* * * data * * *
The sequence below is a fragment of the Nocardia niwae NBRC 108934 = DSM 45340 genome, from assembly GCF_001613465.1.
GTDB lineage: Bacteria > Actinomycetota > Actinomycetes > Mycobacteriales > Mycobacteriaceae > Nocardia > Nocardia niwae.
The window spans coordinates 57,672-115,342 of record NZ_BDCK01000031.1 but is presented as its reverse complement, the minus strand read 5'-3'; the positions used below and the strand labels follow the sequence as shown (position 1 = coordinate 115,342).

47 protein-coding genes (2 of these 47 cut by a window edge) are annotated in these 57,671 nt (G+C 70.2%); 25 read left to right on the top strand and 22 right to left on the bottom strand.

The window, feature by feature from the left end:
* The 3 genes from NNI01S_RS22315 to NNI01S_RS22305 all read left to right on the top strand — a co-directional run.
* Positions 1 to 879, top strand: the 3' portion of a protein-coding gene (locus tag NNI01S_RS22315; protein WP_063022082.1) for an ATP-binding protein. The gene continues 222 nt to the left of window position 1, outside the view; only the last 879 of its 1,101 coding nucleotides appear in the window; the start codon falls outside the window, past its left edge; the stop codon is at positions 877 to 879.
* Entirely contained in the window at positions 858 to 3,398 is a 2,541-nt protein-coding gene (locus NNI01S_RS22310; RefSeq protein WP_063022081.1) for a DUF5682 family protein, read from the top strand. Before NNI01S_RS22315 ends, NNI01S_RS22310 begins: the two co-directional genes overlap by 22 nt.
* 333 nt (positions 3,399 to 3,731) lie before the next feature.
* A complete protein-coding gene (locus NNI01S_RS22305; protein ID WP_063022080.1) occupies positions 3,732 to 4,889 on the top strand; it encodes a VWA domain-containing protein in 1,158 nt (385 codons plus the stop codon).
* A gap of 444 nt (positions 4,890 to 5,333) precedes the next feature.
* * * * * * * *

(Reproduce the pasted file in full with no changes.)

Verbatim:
The sequence below is a fragment of the Nocardia niwae NBRC 108934 = DSM 45340 genome, from assembly GCF_001613465.1.
GTDB lineage: Bacteria > Actinomycetota > Actinomycetes > Mycobacteriales > Mycobacteriaceae > Nocardia > Nocardia niwae.
The window spans coordinates 57,672-115,342 of record NZ_BDCK01000031.1 but is presented as its reverse complement, the minus strand read 5'-3'; the positions used below and the strand labels follow the sequence as shown (position 1 = coordinate 115,342).

47 protein-coding genes (2 of these 47 cut by a window edge) are annotated in these 57,671 nt (G+C 70.2%); 25 read left to right on the top strand and 22 right to left on the bottom strand.

The window, feature by feature from the left end:
* The 3 genes from NNI01S_RS22315 to NNI01S_RS22305 all read left to right on the top strand — a co-directional run.
* Positions 1 to 879, top strand: the 3' portion of a protein-coding gene (locus tag NNI01S_RS22315; protein WP_063022082.1) for an ATP-binding protein. The gene continues 222 nt to the left of window position 1, outside the view; only the last 879 of its 1,101 coding nucleotides appear in the window; the start codon falls outside the window, past its left edge; the stop codon is at positions 877 to 879.
* Entirely contained in the window at positions 858 to 3,398 is a 2,541-nt protein-coding gene (locus NNI01S_RS22310; RefSeq protein WP_063022081.1) for a DUF5682 family protein, read from the top strand. Before NNI01S_RS22315 ends, NNI01S_RS22310 begins: the two co-directional genes overlap by 22 nt.
* 333 nt (positions 3,399 to 3,731) lie before the next feature.
* A complete protein-coding gene (locus NNI01S_RS22305; protein ID WP_063022080.1) occupies positions 3,732 to 4,889 on the top strand; it encodes a VWA domain-containing protein in 1,158 nt (385 codons plus the stop codon).
* A gap of 444 nt (positions 4,890 to 5,333) precedes the next feature.